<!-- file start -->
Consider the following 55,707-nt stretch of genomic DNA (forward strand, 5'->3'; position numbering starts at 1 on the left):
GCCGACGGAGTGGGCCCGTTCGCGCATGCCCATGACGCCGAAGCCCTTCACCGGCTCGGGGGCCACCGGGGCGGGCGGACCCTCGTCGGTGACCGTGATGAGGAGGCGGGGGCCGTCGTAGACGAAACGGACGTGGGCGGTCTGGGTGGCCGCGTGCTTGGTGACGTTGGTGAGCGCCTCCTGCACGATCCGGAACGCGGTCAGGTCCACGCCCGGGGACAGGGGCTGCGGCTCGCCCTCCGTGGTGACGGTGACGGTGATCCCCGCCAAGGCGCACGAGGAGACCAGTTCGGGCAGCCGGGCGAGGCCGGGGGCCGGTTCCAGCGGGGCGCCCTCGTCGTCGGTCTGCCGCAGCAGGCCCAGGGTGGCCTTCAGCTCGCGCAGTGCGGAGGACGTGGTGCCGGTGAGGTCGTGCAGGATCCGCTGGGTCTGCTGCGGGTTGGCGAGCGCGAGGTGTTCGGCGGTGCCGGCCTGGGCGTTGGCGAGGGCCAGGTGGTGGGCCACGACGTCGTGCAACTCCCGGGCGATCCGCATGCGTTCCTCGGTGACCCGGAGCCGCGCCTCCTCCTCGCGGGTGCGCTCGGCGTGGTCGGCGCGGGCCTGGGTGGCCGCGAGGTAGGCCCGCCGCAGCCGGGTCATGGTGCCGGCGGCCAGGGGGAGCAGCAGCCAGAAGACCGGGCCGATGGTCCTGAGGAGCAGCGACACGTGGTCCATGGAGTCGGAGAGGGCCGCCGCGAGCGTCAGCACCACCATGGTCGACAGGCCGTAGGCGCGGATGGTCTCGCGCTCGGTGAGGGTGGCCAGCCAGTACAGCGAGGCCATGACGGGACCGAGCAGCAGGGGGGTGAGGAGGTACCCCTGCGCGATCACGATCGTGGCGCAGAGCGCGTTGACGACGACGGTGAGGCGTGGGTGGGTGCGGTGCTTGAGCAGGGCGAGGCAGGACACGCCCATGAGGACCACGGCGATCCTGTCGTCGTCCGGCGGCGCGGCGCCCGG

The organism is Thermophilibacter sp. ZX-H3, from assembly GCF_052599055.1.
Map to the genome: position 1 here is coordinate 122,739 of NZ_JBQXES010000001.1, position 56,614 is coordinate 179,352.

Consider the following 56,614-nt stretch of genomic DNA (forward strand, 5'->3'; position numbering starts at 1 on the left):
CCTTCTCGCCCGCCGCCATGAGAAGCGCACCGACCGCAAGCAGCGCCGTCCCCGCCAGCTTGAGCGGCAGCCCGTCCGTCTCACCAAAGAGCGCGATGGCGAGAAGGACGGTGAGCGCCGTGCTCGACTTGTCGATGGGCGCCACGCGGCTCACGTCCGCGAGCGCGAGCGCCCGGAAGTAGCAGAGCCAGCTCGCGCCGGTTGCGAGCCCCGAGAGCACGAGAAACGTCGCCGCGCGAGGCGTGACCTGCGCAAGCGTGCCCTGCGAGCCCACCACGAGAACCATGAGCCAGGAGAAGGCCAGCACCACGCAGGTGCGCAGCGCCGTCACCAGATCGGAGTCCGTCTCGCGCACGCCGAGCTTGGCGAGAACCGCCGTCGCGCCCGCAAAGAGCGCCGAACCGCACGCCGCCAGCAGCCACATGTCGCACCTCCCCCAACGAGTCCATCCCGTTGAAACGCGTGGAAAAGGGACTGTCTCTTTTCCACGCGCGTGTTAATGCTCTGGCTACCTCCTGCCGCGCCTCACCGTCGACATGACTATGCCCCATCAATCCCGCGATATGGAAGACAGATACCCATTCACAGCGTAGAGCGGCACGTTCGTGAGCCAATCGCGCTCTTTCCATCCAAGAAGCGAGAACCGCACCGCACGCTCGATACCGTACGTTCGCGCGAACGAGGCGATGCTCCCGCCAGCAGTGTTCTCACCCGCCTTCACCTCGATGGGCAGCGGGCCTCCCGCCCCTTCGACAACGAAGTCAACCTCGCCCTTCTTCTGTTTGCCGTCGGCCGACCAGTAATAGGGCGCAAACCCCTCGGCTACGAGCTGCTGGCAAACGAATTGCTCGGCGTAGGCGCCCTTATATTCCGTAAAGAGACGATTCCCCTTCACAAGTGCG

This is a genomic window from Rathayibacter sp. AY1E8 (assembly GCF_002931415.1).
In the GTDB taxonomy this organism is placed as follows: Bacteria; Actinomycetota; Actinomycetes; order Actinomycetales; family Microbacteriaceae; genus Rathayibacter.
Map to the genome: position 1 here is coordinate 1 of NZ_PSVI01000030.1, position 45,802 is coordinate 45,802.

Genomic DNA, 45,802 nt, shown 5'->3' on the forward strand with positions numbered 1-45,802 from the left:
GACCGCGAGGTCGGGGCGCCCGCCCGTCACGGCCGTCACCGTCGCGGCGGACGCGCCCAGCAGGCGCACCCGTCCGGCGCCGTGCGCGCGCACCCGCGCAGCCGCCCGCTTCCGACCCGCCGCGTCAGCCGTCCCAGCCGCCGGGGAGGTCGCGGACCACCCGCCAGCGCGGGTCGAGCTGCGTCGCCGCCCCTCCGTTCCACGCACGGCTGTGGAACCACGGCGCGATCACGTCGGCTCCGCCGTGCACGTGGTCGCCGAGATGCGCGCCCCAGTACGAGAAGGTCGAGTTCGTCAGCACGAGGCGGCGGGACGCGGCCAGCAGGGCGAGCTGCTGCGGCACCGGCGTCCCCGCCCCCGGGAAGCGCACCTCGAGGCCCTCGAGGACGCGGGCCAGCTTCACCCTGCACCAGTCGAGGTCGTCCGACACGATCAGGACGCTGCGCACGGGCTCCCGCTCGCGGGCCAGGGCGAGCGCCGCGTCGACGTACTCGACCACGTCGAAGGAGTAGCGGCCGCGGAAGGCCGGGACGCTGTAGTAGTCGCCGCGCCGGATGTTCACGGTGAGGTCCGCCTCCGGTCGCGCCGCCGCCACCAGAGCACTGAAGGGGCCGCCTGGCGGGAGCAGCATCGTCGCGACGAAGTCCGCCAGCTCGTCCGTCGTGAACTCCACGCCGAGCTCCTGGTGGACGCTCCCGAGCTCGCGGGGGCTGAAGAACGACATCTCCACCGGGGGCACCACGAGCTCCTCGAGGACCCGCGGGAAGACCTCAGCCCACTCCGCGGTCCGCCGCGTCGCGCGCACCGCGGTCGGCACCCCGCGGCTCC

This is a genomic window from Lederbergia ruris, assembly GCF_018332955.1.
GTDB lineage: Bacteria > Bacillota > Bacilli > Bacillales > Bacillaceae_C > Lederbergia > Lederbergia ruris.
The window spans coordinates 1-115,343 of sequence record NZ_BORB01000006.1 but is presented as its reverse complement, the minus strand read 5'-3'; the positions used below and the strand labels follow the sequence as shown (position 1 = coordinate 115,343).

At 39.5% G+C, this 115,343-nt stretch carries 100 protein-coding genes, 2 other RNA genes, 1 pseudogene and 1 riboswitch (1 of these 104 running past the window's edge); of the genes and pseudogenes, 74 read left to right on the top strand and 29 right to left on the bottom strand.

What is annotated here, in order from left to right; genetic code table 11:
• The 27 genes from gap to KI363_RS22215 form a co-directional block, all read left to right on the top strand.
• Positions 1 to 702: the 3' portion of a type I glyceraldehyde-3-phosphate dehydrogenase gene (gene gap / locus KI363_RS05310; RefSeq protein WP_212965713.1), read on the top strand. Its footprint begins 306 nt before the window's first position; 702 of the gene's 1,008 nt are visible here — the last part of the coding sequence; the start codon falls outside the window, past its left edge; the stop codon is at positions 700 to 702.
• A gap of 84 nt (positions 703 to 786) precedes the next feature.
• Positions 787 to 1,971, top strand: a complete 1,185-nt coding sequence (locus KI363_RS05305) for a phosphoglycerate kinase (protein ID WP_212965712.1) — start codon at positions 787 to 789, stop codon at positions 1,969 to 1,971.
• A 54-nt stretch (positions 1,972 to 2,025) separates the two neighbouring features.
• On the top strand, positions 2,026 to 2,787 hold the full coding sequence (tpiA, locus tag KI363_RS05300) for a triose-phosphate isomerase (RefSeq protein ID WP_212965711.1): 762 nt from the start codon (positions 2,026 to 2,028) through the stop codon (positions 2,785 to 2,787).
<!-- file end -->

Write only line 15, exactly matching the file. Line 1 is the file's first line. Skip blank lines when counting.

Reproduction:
At 39.5% G+C, this 115,343-nt stretch carries 100 protein-coding genes, 2 other RNA genes, 1 pseudogene and 1 riboswitch (1 of these 104 running past the window's edge); of the genes and pseudogenes, 74 read left to right on the top strand and 29 right to left on the bottom strand.